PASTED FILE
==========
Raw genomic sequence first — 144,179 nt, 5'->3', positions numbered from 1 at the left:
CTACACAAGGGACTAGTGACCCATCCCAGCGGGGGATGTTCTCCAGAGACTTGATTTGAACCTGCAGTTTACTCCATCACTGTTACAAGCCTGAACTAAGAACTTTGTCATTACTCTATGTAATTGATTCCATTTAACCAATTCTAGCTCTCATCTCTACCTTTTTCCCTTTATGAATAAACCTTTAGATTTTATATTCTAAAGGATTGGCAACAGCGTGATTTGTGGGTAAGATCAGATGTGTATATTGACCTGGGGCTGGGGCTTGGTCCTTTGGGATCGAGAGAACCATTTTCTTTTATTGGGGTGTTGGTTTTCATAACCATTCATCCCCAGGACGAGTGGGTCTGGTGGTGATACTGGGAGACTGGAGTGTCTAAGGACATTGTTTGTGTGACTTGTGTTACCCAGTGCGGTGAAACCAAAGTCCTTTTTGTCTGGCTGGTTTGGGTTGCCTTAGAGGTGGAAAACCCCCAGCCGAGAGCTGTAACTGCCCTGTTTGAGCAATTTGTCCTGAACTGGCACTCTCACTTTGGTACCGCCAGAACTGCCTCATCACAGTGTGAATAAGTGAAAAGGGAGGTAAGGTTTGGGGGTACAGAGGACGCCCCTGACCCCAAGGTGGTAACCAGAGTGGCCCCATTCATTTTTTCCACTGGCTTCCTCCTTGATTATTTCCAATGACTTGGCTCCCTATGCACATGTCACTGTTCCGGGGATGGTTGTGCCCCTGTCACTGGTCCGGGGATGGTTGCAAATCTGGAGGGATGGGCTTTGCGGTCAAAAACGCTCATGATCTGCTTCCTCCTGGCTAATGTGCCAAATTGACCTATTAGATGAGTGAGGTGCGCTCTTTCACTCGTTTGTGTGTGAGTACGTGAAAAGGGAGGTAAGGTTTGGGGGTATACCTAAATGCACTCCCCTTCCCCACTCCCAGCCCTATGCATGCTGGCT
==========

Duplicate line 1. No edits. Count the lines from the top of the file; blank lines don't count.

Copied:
Raw genomic sequence first — 144,179 nt, 5'->3', positions numbered from 1 at the left: